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History, Presenting Chief Complaint

Summary:

The intention of this section is to provide veterinary technicians with guidelines for writing the patient care plan portion of the veterinary medical record. As there is no standardized format for writing a veterinary care plan, the following principles are only one example of how a care plan may be formulated.

Objective

  • To obtain a detailed chronological narrative of events from the client
  • To record all actions, events and/or behaviors of the patient leading up to the current injury or illness.

What to Do

When obtaining information from a client, keep in mind the followign guidelines:

Direct the flow of conversation by requesting rather than suggesting answers. Ensure that you are not putting words into a client’s mouth or biasing the client’s answers.

  • Ask open-ended questions
  • Record the information in the client’s own words

Follow up with qualifying questions about the first problem before moving on to a new problem.

After taking the history (1) use reflective listening and confirm information by paraphrasing important points, and (2) record information in patient record.

Things to Remember

Remember that the client and veterinary health care team will have similar but not identical concerns.

  • The client will be concerned with probability of recovery with/without treatment, complete vs. partial recovery, and nature and cost of treatment.
  • The veterinary health care team will be concerned with obtaining meaningful information about patient’s medical history to assist in the development of a definitive diagnosis and appropriate treatment plan.

Distinguish between client observations (facts) and interpretations of observations.

Example: “The client saw the calf licking its side”not “The client said the calf was in pain because they saw it licking its side.”

Determine if the information the client provides is first or second hand.

No information is better than the wrong information

Note: Collecting a patient history is both a science (asking the right questions), and an art (asking them in the right way).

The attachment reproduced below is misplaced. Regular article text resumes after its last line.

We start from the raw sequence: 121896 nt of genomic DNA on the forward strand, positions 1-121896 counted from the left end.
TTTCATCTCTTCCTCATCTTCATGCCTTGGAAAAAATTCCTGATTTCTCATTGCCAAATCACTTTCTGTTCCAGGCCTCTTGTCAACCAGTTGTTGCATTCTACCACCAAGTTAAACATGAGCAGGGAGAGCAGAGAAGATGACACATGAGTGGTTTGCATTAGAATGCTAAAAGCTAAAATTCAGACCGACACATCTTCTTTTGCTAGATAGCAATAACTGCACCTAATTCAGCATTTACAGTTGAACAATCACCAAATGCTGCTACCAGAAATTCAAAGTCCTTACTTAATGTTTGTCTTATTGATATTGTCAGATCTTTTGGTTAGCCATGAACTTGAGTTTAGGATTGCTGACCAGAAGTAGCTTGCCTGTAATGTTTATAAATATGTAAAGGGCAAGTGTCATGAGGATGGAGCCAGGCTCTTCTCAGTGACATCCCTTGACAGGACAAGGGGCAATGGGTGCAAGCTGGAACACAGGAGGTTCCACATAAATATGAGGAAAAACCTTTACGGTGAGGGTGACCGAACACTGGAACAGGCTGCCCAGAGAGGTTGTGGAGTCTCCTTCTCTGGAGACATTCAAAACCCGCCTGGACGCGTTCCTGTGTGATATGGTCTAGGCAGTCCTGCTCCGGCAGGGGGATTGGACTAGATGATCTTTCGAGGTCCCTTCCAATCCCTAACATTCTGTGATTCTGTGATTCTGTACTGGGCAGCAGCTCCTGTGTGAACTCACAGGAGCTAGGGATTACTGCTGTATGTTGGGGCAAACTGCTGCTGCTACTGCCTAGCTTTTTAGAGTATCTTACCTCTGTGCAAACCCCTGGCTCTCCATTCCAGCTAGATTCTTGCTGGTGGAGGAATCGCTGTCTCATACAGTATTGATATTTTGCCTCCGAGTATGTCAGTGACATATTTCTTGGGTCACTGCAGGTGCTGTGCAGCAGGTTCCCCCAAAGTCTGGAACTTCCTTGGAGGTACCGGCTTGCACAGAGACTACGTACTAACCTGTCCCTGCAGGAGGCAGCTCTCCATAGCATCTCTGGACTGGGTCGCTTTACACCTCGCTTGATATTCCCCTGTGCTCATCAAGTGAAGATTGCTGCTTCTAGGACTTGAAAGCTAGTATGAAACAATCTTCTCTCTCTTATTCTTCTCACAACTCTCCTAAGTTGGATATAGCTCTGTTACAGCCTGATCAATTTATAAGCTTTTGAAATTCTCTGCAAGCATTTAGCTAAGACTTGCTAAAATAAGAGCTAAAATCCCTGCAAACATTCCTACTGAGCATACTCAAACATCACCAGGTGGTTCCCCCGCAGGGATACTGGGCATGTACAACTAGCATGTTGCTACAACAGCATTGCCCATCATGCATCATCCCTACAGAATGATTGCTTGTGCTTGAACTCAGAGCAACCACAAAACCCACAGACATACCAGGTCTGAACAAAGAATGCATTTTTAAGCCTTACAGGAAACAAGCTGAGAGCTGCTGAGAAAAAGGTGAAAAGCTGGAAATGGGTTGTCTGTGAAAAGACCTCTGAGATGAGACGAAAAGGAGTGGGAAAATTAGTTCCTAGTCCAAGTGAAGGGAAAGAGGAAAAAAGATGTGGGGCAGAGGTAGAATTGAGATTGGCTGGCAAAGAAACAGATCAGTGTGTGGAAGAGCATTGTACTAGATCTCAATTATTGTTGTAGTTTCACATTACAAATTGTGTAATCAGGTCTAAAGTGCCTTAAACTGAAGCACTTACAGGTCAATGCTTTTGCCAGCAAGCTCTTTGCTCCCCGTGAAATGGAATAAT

What to Include

Onset of the current problem

"The last time Fido ate without vomiting was two days ago."

Anatomical location of the problem or body system affected

"Fido’s stomach grumbles prior to vomiting.

Character of the problem, including:

  • Quality
    "The vomit contained whole food and watery fluid."
  • Severity
    "Fido has violent retching followed by projectile vomiting."
  • Onset
    "The vomiting started yesterday morning."
  • Duration
    "Fido has been vomiting for about a week."
  • Time of day
    "Fido vomits mostly in the morning."
  • Frequency
    "Fido vomits multiple times a day."
  • Triggers (influences related to the occurrence of the problem):
    • Setting
      "Fido vomits shortly after eating."
    • Factors that increase signs
      "Fido vomits when she rapidly eats a lot of food."
    • Factors that decrease signs
      "Fido doesn’t vomit when I feed her small amounts of food divided over several hours."
    • Associated problems
      "Fido also has diarrhea occasionally."
    • Progression
      "Fido seems to be vomiting more frequently."
    • Improvement
      "I haven’t noticed her vomiting today."

    *Parts adapted from Osborne, C.A. (2001). The Medical History: Are you asking questions right?. DVM, 32, 21.

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Copyright ©1995-2018 by The Writing Lab & The OWL at Purdue and Purdue University. All rights reserved. This material may not be published, reproduced, broadcast, rewritten, or redistributed without permission. Use of this site constitutes acceptance of our terms and conditions of fair use.